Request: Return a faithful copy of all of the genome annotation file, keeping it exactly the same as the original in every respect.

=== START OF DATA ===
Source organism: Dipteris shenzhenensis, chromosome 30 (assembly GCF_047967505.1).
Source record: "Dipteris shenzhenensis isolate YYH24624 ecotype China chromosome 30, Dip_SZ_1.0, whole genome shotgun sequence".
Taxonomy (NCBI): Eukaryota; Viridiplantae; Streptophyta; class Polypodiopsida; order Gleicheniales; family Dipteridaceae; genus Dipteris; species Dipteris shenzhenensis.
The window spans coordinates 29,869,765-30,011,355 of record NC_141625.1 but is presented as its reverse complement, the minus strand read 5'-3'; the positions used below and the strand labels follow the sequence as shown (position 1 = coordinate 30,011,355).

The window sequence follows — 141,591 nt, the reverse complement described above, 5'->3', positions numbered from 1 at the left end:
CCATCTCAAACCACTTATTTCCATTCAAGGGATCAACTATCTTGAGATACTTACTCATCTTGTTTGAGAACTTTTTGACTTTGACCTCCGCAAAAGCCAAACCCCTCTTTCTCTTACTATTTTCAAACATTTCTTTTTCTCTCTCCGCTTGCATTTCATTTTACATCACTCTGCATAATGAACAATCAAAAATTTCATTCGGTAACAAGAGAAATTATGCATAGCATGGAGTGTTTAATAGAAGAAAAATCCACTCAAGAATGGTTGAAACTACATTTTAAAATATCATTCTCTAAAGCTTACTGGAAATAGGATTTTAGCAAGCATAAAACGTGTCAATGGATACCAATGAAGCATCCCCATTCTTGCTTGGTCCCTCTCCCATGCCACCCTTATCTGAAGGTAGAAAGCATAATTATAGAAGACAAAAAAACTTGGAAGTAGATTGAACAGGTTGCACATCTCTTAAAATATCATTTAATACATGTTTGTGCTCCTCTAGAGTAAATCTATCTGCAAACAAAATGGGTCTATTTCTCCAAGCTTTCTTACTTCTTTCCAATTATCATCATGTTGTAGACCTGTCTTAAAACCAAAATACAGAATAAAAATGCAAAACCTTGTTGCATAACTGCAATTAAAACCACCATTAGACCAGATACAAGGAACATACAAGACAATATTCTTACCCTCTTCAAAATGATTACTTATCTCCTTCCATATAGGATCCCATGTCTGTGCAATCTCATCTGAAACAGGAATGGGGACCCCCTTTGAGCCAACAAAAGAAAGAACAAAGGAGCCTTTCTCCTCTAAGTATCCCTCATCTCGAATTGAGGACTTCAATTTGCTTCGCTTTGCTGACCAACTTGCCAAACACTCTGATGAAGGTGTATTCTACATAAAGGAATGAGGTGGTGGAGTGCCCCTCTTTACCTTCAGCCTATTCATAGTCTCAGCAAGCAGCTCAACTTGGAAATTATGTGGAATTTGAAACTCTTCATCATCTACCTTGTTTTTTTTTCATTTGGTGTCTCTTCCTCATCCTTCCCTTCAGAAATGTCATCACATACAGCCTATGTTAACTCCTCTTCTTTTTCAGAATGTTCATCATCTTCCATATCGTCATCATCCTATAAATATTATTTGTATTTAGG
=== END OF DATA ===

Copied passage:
Source organism: Dipteris shenzhenensis, chromosome 30 (assembly GCF_047967505.1).
Source record: "Dipteris shenzhenensis isolate YYH24624 ecotype China chromosome 30, Dip_SZ_1.0, whole genome shotgun sequence".
Taxonomy (NCBI): Eukaryota; Viridiplantae; Streptophyta; class Polypodiopsida; order Gleicheniales; family Dipteridaceae; genus Dipteris; species Dipteris shenzhenensis.
The window spans coordinates 29,869,765-30,011,355 of record NC_141625.1 but is presented as its reverse complement, the minus strand read 5'-3'; the positions used below and the strand labels follow the sequence as shown (position 1 = coordinate 30,011,355).

The window sequence follows — 141,591 nt, the reverse complement described above, 5'->3', positions numbered from 1 at the left end:
CCATCTCAAACCACTTATTTCCATTCAAGGGATCAACTATCTTGAGATACTTACTCATCTTGTTTGAGAACTTTTTGACTTTGACCTCCGCAAAAGCCAAACCCCTCTTTCTCTTACTATTTTCAAACATTTCTTTTTCTCTCTCCGCTTGCATTTCATTTTACATCACTCTGCATAATGAACAATCAAAAATTTCATTCGGTAACAAGAGAAATTATGCATAGCATGGAGTGTTTAATAGAAGAAAAATCCACTCAAGAATGGTTGAAACTACATTTTAAAATATCATTCTCTAAAGCTTACTGGAAATAGGATTTTAGCAAGCATAAAACGTGTCAATGGATACCAATGAAGCATCCCCATTCTTGCTTGGTCCCTCTCCCATGCCACCCTTATCTGAAGGTAGAAAGCATAATTATAGAAGACAAAAAAACTTGGAAGTAGATTGAACAGGTTGCACATCTCTTAAAATATCATTTAATACATGTTTGTGCTCCTCTAGAGTAAATCTATCTGCAAACAAAATGGGTCTATTTCTCCAAGCTTTCTTACTTCTTTCCAATTATCATCATGTTGTAGACCTGTCTTAAAACCAAAATACAGAATAAAAATGCAAAACCTTGTTGCATAACTGCAATTAAAACCACCATTAGACCAGATACAAGGAACATACAAGACAATATTCTTACCCTCTTCAAAATGATTACTTATCTCCTTCCATATAGGATCCCATGTCTGTGCAATCTCATCTGAAACAGGAATGGGGACCCCCTTTGAGCCAACAAAAGAAAGAACAAAGGAGCCTTTCTCCTCTAAGTATCCCTCATCTCGAATTGAGGACTTCAATTTGCTTCGCTTTGCTGACCAACTTGCCAAACACTCTGATGAAGGTGTATTCTACATAAAGGAATGAGGTGGTGGAGTGCCCCTCTTTACCTTCAGCCTATTCATAGTCTCAGCAAGCAGCTCAACTTGGAAATTATGTGGAATTTGAAACTCTTCATCATCTACCTTGTTTTTTTTTCATTTGGTGTCTCTTCCTCATCCTTCCCTTCAGAAATGTCATCACATACAGCCTATGTTAACTCCTCTTCTTTTTCAGAATGTTCATCATCTTCCATATCGTCATCATCCTATAAATATTATTTGTATTTAGG